While Montgomery County Executive Marc Elrich said he sympathizes with his constituents who are dealing with “quarantine fatigue,” he pledged Saturday to be “very careful” about reopening regardless of what Maryland Gov. Larry Hogan says next week about Phase 1 of the state’s plan.
“We’re not the western part of the state or parts of the Eastern Shore,” Elrich said in a Zoom meeting with reporters to discuss the county’s management of the coronavirus crisis. “We have a caseload which is still growing. We have the second largest number of cases in the state. We are a densely packed community, and when you think about it, ourselves, and the District of Columbia and Prince George’s County just overlap with each other. Our borders are completely fluid.”
Elrich said he shares the concerns of D.C. Mayor Muriel Bowser and Prince George’s County Executive Angela Alsobrooks who each expressed concerns about reopening too soon during briefings on Friday.
“We know that when our economy reopens in our jurisdiction, this region and around the country, without a vaccine or a cure, we will see increased infections and we will see increases in loss of life,” Bowser said.
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Prince George’s County has suffered badly from the virus, with a case count of close to 9,000 and deaths topping 200.
“We’re going to also make decisions that are specific and tailored to the challenges that we have met here in Prince George’s, because we already know this virus has impacted us in a unique way,” Alsobrooks said on Friday.
While Montgomery County’s chief public health officer, Dr. Travis Gayles, provided some data to show that hospitalizations have dropped from a peak for 26% to 20 or 21% in the last week, he maintains that Maryland’s most populous county “shares the angst and anxieties with our peer jurisdictions in terms of reopening too quickly.”
Both Elrich and Gayles expressed interest in working in concert with D.C. and Prince George’s County to create a thoughtful plan on reopening and hoped Virginia’s jurisdictions just across the Potomac River would maintain the same vigilance even if the commonwealth’s Gov. Ralph Northam begins the first phase of reopening as soon as May 15.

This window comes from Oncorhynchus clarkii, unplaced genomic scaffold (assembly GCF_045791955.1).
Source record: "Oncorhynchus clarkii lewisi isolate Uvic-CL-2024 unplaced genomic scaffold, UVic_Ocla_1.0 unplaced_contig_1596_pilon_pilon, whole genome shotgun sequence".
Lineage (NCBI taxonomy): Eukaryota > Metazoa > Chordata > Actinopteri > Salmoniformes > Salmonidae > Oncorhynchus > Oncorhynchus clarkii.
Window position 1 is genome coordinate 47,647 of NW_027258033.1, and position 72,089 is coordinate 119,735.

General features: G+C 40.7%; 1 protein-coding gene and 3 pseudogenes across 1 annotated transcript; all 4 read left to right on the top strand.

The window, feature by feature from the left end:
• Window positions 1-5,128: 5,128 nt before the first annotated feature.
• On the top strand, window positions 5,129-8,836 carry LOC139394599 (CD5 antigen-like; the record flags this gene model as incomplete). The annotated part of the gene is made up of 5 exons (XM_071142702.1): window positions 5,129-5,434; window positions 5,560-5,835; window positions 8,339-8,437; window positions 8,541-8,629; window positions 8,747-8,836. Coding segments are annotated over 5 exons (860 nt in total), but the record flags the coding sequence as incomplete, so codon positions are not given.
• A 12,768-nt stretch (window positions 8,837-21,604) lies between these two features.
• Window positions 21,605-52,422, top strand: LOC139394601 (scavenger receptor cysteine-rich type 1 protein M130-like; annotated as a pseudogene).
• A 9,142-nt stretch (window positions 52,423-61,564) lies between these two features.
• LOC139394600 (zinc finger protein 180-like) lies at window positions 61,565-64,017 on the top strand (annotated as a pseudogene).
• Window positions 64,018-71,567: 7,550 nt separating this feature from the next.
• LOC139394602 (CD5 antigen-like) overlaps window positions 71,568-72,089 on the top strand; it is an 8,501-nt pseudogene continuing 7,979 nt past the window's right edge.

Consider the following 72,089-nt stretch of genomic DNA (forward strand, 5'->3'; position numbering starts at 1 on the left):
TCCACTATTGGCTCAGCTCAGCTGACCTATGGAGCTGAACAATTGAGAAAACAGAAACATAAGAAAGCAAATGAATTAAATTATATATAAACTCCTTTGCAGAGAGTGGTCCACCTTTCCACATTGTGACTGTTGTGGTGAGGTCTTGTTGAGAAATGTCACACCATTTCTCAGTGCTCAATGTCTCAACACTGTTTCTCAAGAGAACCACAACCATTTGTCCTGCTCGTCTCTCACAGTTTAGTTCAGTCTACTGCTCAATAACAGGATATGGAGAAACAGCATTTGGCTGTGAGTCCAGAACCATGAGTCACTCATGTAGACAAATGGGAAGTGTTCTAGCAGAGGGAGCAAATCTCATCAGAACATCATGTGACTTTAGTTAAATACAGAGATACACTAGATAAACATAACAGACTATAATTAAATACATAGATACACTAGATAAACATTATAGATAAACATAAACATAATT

Arlington County on Friday said it is pushing its neighboring counties to work with the Virginia governor to permit the most congested part of the state to reopen more cautiously.
In a statement Friday, Arlington’s board said even if the rest of the state begins to open on May 15, with hospitalizations rising in Northern Virginia, “the most responsible path forward is maintaining our current operating status.”
Elrich said he would be thrilled to go to a restaurant in Montgomery County and not have to bring his food home and do dishes for the first time in over a month, “but until our health officer says it’s safe, we will not be opening some of these things.”
He specifically mentioned that Montgomery County is unlikely to open campgrounds, pointing to a concern that multiple groups of people camping can often precipitate a party, and “I’m haunted by the story about Chicago that the massive outbreaks were triggered by two social events.” Elrich also noted that playgrounds may not open in Montgomery County even if they do so in other parts of Maryland.
In addition, Elrich pleaded with his colleagues in Virginia to not open attractions that might entice Marylanders to cross the state border, expose themselves to a crowded mall or movie theater, and then return home and unwittingly spread the virus.
He said he hopes Gov. Northam allows leaders in Northern Virginia “a degree of latitude” to make decisions based on what their local health departments are seeing as far as rates of infection and hospitalizations.
“It would be a huge mistake to let up and have it expand even further and wind up in trouble again, more trouble that we’re in right now,” Elrich said. “I hope people will bear with us.”
Dr. Gayles said the county will soon be announcing testing protocols for residents who are essential employees and have continued working outside of their homes during the stay-at-home order. Testing people who are interacting with the public due to their jobs, but are not showing signs of being sick, will allow the county to get a better sense of how the disease has spread, Gayles said.
In addition, the county is making progress on hiring contact tracers and enhancing its ability to test contacts of those who have tested positive for COVID-19.
Right now, Gayles said Montgomery County is testing over 2% of its residents, which is in line with Gov. Hogan’s Phase One requirements, but officials would like to see that number increase.
Testing supplies have grown in recent weeks to allow the county to test residents who are not exhibiting signs of being sick. Gayles also said, while testing capacity has increased, the county is not confident enough in any form of antibody testing to begin to test residents to find out about undiagnosed cases.